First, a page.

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New Hepatitis C Shot Shows Promise in Human Trials

Hepatitis C Vaccine

photo credit: NIAID, “Syringe and Vaccine” via Flickr. CC BY 2.0

It is estimated that about three percent of the world’s population is chronically infected with hepatitis C virus, also known as HCV. Compared with hepatitis A or B viruses, at present, no approved vaccine has been identified for HCV, which has posed a heavy burden on global health.

However, a group of scientists from Oxford University has been making great efforts in this respect and based on their latest human trial, the research result is so promising that an efficient vaccine would be found in the near future.

According to the description in the journal Science Translational Medicine, the strong and broad immune responses against hepatitis C virus was induced by the vaccine and at the same time, it was tolerated well in the volunteers. In the following move, the scientists is now testing the vaccine to examine its effectiveness in intravenous drug users in the U.S.A, allowing it to be the furthest stage where a hepatitis C vaccine was able to reach in clinical trials so ever.

Hepatitis is generally related to inflammation of the liver, which could be caused by different things, like alcohol and drugs as well as bacterial infections. In addition, a lot of viruses are the causes leading to hepatitis, but in most cases, they are hepatitis A, B, C, D and E viruses. Among all these five viruses, A, B and C are blamed for the most infections all over the world. Although HAV infections could be typically swept from the body with no treatment, HBV and HCV could create chronic infections causing liver problems, liver scarring and even liver cancer in a long run.

It is already known that effective vaccines to deal with hepatitis A and B viruses have been discovered, but researchers are trying very hard to find the same achievement for HCV, because HCV could mutate itself more frequently, thus resulting in difficulty of focusing on individual viral components. However, as one in four people infected for the first time are capable of getting rid of the virus in naturally, it is suggested that effective immune responses could be actually increased against it.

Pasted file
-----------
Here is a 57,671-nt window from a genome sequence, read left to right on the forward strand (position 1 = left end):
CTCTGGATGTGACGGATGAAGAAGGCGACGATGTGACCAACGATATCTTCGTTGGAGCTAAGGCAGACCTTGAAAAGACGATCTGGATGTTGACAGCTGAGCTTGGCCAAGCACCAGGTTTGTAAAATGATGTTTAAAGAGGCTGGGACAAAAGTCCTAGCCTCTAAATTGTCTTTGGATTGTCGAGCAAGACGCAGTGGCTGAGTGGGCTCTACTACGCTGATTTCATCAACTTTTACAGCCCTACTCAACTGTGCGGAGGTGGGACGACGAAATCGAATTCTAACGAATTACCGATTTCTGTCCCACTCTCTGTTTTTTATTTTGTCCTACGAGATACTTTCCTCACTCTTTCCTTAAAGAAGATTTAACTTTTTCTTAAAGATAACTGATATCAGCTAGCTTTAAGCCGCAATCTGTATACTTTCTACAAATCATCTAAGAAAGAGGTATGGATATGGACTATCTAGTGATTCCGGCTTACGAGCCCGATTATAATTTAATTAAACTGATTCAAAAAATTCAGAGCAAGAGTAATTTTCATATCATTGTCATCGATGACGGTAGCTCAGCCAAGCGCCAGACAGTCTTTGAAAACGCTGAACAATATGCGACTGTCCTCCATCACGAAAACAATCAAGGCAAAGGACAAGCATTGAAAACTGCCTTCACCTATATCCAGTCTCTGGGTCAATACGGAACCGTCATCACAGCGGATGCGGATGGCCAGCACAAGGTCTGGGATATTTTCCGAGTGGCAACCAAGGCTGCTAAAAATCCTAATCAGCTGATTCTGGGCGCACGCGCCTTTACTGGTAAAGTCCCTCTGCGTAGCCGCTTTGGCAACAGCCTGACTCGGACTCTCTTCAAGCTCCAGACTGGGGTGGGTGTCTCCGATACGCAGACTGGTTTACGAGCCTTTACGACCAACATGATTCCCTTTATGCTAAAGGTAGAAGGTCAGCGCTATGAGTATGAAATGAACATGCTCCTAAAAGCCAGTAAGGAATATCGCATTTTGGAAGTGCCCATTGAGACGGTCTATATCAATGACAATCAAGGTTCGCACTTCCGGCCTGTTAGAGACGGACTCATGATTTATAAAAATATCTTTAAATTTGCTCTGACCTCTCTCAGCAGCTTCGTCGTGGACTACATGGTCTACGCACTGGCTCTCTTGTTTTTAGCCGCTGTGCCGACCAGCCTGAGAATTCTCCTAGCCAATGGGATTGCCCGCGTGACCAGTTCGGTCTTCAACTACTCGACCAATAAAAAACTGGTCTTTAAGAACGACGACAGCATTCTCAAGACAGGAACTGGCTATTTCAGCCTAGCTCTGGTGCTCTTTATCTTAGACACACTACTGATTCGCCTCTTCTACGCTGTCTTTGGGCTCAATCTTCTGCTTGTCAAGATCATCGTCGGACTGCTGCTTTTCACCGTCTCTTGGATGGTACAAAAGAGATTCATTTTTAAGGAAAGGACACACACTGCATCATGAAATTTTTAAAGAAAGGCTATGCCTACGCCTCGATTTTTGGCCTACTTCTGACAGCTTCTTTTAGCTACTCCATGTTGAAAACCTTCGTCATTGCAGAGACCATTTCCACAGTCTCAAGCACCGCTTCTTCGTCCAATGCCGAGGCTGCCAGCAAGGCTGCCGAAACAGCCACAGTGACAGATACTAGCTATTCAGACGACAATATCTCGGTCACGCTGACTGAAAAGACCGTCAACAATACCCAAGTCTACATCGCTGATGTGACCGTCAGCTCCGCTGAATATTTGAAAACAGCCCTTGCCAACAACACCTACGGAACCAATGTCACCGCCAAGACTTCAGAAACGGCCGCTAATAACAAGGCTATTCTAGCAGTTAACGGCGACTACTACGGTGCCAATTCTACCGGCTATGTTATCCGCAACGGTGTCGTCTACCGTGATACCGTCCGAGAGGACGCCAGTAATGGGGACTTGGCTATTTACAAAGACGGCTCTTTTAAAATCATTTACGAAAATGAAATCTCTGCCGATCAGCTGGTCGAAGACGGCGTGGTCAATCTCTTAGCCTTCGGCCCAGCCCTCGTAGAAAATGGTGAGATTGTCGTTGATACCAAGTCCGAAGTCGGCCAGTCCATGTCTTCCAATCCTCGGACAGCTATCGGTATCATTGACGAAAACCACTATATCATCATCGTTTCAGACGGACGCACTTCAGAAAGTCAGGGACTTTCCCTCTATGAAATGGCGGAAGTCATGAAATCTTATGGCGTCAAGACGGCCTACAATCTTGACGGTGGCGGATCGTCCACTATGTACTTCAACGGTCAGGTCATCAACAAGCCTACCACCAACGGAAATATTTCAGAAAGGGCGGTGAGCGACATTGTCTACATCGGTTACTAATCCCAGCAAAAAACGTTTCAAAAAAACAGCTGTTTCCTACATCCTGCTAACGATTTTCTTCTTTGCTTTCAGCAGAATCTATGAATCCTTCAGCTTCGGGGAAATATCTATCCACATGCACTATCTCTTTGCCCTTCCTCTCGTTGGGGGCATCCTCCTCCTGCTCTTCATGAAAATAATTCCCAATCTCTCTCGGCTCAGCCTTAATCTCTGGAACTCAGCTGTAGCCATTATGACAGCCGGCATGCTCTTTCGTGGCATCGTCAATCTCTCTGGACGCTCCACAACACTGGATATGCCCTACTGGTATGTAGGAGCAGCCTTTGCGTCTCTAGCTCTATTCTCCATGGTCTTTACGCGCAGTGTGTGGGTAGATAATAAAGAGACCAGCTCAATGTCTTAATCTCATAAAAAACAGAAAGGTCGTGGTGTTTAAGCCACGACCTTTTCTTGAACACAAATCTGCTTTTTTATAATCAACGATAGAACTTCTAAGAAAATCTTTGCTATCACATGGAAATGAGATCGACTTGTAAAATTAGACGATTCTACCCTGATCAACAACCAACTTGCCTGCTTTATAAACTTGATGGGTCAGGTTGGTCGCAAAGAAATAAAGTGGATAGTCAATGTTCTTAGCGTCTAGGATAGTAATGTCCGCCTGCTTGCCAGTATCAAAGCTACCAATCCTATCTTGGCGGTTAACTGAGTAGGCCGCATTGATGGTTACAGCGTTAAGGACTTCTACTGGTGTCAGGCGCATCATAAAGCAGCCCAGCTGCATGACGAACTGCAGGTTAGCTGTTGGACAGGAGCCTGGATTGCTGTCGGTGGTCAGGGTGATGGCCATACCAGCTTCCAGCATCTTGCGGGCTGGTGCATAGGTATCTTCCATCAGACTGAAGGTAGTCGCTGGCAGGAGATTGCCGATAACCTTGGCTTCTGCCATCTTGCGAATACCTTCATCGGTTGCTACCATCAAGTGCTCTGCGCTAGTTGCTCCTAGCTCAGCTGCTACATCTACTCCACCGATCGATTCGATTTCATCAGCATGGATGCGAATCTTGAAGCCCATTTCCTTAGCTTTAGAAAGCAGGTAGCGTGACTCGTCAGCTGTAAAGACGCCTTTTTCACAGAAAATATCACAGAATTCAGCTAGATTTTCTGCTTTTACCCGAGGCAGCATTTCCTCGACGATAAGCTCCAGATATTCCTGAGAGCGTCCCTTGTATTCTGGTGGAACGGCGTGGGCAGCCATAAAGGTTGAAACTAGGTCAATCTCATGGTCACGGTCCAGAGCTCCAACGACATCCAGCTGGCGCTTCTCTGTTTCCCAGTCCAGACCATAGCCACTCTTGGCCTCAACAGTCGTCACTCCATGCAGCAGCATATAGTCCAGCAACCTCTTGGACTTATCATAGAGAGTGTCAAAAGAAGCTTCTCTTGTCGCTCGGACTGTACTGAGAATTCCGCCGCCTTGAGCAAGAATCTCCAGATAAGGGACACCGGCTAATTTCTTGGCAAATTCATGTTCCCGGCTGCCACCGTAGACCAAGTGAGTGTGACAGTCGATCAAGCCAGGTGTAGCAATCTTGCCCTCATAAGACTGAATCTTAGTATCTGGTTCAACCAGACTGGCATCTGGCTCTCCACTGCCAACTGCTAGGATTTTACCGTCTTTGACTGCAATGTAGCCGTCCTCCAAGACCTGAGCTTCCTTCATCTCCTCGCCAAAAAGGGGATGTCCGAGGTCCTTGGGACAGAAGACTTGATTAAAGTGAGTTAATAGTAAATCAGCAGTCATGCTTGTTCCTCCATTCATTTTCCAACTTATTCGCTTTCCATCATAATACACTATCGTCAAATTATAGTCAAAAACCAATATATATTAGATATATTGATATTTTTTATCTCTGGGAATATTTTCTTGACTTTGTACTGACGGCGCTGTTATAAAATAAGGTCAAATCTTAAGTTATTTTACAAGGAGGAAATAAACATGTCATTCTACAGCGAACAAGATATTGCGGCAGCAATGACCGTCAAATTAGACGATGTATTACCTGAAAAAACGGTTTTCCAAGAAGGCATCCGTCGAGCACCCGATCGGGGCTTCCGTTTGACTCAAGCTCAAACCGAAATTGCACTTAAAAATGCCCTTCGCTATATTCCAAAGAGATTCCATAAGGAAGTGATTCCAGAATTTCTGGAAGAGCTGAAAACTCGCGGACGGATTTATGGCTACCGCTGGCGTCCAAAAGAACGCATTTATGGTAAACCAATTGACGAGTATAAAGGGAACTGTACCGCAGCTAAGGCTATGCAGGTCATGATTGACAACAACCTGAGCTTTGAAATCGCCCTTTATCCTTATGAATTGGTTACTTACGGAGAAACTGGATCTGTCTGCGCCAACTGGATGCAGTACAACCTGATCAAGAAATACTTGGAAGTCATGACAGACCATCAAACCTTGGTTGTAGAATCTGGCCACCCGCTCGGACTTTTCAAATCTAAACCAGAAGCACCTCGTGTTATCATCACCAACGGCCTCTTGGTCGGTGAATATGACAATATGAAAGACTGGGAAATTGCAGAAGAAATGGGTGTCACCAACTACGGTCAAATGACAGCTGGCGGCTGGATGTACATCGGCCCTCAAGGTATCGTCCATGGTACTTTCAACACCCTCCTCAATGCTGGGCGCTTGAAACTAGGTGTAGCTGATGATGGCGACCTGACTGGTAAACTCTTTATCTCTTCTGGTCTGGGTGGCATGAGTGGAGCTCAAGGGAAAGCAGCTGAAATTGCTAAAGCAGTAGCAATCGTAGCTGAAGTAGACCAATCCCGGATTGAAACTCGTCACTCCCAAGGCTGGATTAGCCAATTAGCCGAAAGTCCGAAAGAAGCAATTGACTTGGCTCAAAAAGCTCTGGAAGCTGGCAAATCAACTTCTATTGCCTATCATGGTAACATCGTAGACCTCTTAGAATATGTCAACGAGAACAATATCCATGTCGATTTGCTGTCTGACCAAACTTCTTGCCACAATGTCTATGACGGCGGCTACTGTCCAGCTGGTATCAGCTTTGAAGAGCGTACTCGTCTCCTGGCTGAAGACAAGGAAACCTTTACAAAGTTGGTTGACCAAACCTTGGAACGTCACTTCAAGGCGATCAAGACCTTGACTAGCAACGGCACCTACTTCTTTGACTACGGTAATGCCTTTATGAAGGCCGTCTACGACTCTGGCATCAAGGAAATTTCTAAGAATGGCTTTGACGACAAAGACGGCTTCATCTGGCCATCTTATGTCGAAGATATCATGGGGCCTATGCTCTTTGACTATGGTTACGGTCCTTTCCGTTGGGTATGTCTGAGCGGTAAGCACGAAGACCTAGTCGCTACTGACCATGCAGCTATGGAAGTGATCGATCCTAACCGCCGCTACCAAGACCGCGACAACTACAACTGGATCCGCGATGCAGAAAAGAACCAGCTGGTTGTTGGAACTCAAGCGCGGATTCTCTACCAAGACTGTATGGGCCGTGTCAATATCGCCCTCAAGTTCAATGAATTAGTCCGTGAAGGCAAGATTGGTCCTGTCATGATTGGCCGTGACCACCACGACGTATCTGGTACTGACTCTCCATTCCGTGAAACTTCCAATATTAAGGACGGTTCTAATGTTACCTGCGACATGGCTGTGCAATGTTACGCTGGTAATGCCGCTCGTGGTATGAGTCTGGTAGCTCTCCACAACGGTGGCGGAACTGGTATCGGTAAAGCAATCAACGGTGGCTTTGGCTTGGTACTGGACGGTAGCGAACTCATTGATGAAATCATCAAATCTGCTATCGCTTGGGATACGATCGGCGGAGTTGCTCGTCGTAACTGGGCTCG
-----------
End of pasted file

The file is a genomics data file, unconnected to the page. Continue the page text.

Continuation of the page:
Further examination targeted on these individuals has demonstrated that a certain group of cells in the immune system, known as T cells, could play an important part to controll the virus. Therefore, scientists from OxfordUniversity have tried in development of a vaccine which can induce a similar immune response against the virus in people.

To this end, they have developed two different vaccines which could be generated by the means of adding genes for various HCV components to two different viruses. As the viruses applied are replication defective, they could not be able to cause disease. The concept goes like this; when the genetic material is injected into host cells, these cells would in turn create viral proteins which could stimulate the immune system.

In their designing, the first vaccine was used to prime the immune system, being ready for attack, and the second would serve as a booster for enhancement of the immune response.

In testing their vaccines on 15 healthy volunteers, researchers found that these volunteers had induced strong and broad T cell responses sustaining the period of over six months. The T cells generated after vaccination, compared with those observed in individuals who are capable of getting rid of infection naturally, targeted numerous different parts of the virus, which has shown a very promising image. But scientists are not sure at this stage whether the vaccine would be effective in prevention of infection. To find out more practical solutions, researchers are now engaged in efficacy trials.

Source: STMOxford UniversityHealthday and Reuters

Journal reference: Swadling, Leo, et al. “A human vaccine strategy based on chimpanzee adenoviral and MVA vectors that primes, boosts, and sustains functional HCV-specific T cell memory.” Science translational medicine 6.261 (2014): 261ra153-261ra153.

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